Saturday, September 26, 2015

Missing Joan

It's been two years, and all week long, I've acutely felt the loss. I have written about my grief, the sadness I feel for a life, that in my mind was far too short. And I thought I might share those feelings in this post today, on the anniversary of her death. But I've changed my mind. Instead, I want to share a happy memory of precious time spent with my sister. To do so, I've chosen a piece she wrote about one of the stops we made on our author tour of eastern Montana and into Saskatchewan in the summer of 2007.


Joan Bochmann

The house is small on the easternmost street of the little town called Circle. It reminds me of a cottage, small, painted white with a porch and a peaked roof. The porch has a swing and a couple of plants. The yard is a bit messy and there is a detached garage that holds the clutter that families in disarray accumulate. A board, upon which the words “Vintage House” are neatly lettered in black paint, hangs from the roof of the porch.

She meets us at the door, frowning slightly and I feel she is angry that we are late. She is dressed in a pretty summer dress with a ribbon at the waist, a dress that makes you think of the 50s or of the Stepford Wives. Her hair is dark blond, with sun streaks, and falls loosely on her shoulders. She has a very pretty face with sad, brown eyes. Her name is Candy, and I don’t think it fits her at all.
 We explain our failed attempts to call about our tardiness, blaming the lack of cell phone service in the area. She nods and a fleeting smile transforms her face for just a moment. As we enter, she gestures toward paintings covering every inch of wall space, and many leaning against the wall and furniture. They are good—really, really good. She takes us from room to room and suggests we look around upstairs while she finishes up something on the laptop open on her kitchen table. The upstairs is as magical as the lower floor.

As we drink our tea, she explains that she has sent out invitations to lots of people to come to the book signing. She even put a notice in the local paper that she works for part of the time—trading work for the ad. She seems embarrassed and almost ready to cry as she explains that she hasn’t been in Circle long, although she grew up not too far from here. She tells us about her son, who will be back soon. He has just finished his second tour in Iraq.

Aha, I think, that is where the sadness comes from—at least part of it. She refills our tea glasses and I marvel at the grace with which she moves, almost like a dancer. We ask about her art and learn that she used to travel from show to show, but after the divorce such travel became too hard and too expensive. She doesn’t live at Vintage House, she says. She lives on a ranch near town, where she raises Black Angus cattle and quarter horses. She shows us some pictures of her horses and for the first time her eyes light up a bit.

We hear a motorcycle and a huge young man with a bandanna on his head comes in the door. He is tanned and strong and looks like he could lift his Mom with one hand. Now her beautiful eyes really light up. He looks at Candy as if she, herself, is a work of art, and I can see he loves her very much. He is charming but doesn’t stay long—says he’s off to pick up his sister who graduates from high school tomorrow.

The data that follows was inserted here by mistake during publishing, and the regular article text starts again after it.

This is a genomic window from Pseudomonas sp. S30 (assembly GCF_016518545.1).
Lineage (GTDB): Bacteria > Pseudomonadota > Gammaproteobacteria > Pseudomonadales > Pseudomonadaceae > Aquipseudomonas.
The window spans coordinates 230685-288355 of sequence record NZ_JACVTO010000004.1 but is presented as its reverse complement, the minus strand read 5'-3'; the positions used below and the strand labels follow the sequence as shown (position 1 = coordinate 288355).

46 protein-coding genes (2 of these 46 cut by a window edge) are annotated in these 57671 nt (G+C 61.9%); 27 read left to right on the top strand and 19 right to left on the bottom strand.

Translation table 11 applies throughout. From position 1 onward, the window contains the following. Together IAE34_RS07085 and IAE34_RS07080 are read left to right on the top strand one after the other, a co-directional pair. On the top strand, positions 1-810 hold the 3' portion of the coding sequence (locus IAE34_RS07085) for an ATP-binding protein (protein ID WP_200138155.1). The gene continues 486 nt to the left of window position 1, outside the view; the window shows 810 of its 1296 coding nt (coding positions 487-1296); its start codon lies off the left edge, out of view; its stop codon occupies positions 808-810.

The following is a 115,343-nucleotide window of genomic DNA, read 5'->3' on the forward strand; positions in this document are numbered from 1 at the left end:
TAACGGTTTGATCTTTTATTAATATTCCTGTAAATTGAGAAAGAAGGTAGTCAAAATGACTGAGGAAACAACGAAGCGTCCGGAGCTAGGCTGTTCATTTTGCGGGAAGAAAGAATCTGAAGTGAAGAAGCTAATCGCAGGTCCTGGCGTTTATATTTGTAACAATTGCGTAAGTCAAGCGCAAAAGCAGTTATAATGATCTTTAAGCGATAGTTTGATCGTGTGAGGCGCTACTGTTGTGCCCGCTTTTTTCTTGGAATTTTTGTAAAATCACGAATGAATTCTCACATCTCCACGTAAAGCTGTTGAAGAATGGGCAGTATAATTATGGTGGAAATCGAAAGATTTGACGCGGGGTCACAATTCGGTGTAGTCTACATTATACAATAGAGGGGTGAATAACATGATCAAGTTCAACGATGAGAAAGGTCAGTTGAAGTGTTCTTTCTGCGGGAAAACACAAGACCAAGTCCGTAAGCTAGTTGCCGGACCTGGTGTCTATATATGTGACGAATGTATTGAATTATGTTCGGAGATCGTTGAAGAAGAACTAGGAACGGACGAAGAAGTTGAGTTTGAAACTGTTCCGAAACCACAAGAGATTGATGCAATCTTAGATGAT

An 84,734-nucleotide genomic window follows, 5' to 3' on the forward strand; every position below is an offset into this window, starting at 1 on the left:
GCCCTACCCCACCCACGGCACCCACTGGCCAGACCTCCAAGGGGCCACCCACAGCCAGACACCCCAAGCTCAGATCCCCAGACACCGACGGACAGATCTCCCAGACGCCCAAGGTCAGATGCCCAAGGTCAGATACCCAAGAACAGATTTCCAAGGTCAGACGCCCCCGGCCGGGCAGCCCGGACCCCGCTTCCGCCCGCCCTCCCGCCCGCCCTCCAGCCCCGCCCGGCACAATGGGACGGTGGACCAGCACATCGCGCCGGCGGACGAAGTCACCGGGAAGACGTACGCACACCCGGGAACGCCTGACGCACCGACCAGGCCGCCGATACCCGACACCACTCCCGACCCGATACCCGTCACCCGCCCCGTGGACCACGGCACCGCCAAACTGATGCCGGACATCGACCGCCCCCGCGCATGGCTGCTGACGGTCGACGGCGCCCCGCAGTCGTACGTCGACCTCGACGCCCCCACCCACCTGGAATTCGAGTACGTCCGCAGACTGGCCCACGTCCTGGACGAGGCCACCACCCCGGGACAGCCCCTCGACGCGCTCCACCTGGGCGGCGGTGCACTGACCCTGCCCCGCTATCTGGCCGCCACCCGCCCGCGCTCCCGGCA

She picks up the phone and calls Wanda. Wanda had promised to be here, so she must have forgotten, she explains. Sure enough, Wanda has been out in the wheat field and has forgotten, but is washing off the dust and is on her way.

We look at more paintings and she shyly asks us to read some “stuff” she has written. She explains that she has been taking night classes at a community college in Miles City, and her professor arranged for her to have this laptop, and she is trying to learn to use it.

Her stories are good, she uses language well. They have the same haunting, sad quality that surrounds her. We are in the middle of reading some of her stories when Wanda arrives. Candy introduces us and explains that Wanda writes for Guideposts. She questions Wanda with a strange intensity. It seems Wanda had “ghost written” a story about our artist friend and put Candy’s byline on it. Candy can’t understand how this could be right. Wanda explains that it is Guidepost’s policy to put the name of the person the story happened to on the piece, even though it was written by someone they paid to write it. Candy seems troubled by this.

Wanda expressed her delight over our books and bought three or four autographed copies. We have more tea and Candy admits that she is seriously thinking about closing the gallery. She said no matter what she offers in the way of sales, discounts, entertainment—no one in the town had been out to see her gallery. She is apparently being royally snubbed, though I don’t know why.

We left, and as I waved to the sad lady in the pretty summer dress standing under the Vintage House sign, I prayed silently that she would find a way to sell her art, but prayed even harder that she would find her way to bright smiles and laughing eyes once again.

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